Arriving at Times Square carrying nothing more than a backpack and a large wicker basket Duane Bradley (Kevin Van Hentenryck) promptly checks into Hotel Broslin. “What’s in the basket?” is the usual greeting Duane is met with, but he prefers to shy away from the subject. I suppose he wouldn’t want the attention it would bring, having to explain that the basket is actually home to his deformed, and formally conjoined twin brother Belial. It would certainly ruin the element of surprise!
So why Hotel Broslin? It was the first hotel they passed, yes, but why the most depraved area of New York and why now? It’s quite simple really…vengeance! You see, Duane and Belial were separated not by mutual agreement, but rather at the behest of their father (Richard Pierce) who believed the ‘deformity’ was the cause of his wife’s death during childbirth. No qualified surgeon would perform the operation, as it would result in the death of Belial, so the surgery was staged at the family home by a trio of unscrupulous surgeons (one of which was a veterinarian). This was a story both hotel tenant Casey (Beverly Bonner) and Duane’s love interest Sharon (Terri Susan Smith) would soon learn the hard way… No one expected that Belial would survive!
One of the so-called surgeons, Dr. Lifflander (Bill Freeman) had already met his demise prior to the opening credits, leaving his patient records conveniently available on his desk. These documents confirmed the names of the remaining two doctors that had aided in the brothers surgical separation; Dr. Needleman (Lloyd Pace) and Dr. Kutter (Diana Browne). Now, in Room 7, Duane and Belial plan their revenge.
Basket Case is the result of Frank Henenlotter’s determination to make a horror movie. Once the script was written Henenlotter secured the budget and assembled a small cast and crew, ready to take on the task at hand. The acting was over-the-top, the special effects, especially for Belial, were crude (but resulted in one of the most entertaining, and horrific monster reveals I have ever seen) and the lighting was harsh. But through Henenlotter’s unique direction, humour and absurd subject matter, everything I previously outlined came together and succeeded everyone’s expectations. Basket Case (in it’s uncut form) showed successfully, night after night, at various midnight screenings for several years, before being released to the emerging home video market where it found further success.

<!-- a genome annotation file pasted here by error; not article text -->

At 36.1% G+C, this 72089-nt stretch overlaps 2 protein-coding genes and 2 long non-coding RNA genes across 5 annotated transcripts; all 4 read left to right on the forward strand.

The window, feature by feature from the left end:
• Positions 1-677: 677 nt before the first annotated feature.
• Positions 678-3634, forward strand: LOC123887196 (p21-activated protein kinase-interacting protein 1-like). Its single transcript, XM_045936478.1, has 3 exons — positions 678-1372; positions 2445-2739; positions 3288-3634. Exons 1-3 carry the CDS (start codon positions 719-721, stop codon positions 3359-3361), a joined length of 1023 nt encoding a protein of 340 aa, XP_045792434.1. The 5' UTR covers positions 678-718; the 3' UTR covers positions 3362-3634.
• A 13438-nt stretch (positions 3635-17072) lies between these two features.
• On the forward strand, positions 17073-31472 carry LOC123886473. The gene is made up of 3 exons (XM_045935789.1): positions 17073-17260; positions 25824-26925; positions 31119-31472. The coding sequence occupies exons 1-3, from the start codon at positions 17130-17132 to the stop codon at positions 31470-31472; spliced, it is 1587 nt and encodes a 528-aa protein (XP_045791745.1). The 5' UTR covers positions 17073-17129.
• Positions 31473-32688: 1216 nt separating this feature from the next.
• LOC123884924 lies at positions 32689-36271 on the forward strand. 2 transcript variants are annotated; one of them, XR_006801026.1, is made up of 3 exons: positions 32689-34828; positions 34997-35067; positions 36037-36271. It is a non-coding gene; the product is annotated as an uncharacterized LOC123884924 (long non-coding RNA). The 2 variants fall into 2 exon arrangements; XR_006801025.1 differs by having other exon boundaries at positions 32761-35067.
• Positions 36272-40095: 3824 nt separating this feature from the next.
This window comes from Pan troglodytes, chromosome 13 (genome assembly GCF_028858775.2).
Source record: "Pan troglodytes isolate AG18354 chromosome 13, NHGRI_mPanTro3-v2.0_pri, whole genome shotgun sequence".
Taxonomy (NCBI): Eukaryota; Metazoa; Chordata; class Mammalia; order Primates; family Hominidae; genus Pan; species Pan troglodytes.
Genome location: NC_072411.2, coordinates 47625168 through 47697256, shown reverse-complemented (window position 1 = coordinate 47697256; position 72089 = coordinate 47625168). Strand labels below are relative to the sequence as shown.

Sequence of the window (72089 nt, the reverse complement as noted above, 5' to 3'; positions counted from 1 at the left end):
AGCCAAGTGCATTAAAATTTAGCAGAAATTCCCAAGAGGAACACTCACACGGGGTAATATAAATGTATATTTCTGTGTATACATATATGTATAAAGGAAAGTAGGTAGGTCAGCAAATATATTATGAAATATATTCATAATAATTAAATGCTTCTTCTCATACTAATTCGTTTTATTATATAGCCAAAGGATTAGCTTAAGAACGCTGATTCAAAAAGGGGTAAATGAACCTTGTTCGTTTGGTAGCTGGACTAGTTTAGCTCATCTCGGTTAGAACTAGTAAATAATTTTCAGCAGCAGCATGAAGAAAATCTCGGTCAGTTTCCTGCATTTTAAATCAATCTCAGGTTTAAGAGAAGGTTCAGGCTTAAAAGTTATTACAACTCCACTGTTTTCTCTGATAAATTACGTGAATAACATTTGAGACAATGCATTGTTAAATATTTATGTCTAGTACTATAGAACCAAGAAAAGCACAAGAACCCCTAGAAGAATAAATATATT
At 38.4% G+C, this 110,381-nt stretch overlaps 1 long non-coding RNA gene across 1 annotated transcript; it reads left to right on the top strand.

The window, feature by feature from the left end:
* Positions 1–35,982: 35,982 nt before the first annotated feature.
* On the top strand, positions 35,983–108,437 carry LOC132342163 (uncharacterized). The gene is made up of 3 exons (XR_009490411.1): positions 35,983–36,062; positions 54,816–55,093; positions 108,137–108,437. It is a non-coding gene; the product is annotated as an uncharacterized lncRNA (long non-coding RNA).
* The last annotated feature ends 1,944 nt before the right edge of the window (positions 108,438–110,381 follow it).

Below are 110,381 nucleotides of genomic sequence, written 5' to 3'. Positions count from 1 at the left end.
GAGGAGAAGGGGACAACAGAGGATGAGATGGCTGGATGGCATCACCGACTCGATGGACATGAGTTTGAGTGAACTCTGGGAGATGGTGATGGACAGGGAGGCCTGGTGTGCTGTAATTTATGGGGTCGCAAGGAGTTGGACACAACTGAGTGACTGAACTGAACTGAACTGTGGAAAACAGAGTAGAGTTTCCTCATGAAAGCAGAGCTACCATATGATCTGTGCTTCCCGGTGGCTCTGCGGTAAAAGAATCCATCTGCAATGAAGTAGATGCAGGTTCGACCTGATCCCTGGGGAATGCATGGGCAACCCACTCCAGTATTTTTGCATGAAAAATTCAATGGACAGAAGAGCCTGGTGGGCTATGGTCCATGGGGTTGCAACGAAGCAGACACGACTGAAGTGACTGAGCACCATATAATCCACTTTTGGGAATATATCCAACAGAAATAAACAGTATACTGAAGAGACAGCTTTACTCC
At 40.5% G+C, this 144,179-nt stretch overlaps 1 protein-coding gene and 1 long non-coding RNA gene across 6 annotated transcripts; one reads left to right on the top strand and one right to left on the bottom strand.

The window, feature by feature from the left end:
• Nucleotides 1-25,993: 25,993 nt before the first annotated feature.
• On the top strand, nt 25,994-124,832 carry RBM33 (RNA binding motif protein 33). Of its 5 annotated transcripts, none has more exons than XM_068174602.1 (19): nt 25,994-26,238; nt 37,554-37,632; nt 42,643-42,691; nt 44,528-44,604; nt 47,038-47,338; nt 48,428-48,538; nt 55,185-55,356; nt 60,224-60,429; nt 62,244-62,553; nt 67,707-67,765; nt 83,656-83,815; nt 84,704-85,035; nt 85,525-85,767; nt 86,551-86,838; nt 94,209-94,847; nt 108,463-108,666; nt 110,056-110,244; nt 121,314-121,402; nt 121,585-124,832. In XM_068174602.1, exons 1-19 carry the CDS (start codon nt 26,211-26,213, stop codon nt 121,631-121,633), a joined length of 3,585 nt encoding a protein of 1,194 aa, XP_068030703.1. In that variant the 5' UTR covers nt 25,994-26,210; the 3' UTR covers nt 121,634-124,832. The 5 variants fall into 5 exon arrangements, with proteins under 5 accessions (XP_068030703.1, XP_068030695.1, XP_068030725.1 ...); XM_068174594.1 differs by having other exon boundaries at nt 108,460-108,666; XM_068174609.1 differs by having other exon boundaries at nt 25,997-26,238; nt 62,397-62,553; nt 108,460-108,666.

Basket Case is not only a fine example of low-budget splatter, but is also a great insight into New York (circa 1982) when areas, such as 42nd Street, were considered the heart of grindhouse cinema. Shot on 16mm film the grain only helped to convey the grittiest of this era in New York’s history, which worked in the film’s favour. This lovingly crafted, demented exploitation splatter flick was groundbreaking when it was released and still proves to be just as unique today.
Basket Case is available to buy from Amazon.co.uk; plus if you decide to make a purchase after following the link provided you will have supported Attack From Planet B, so thank you.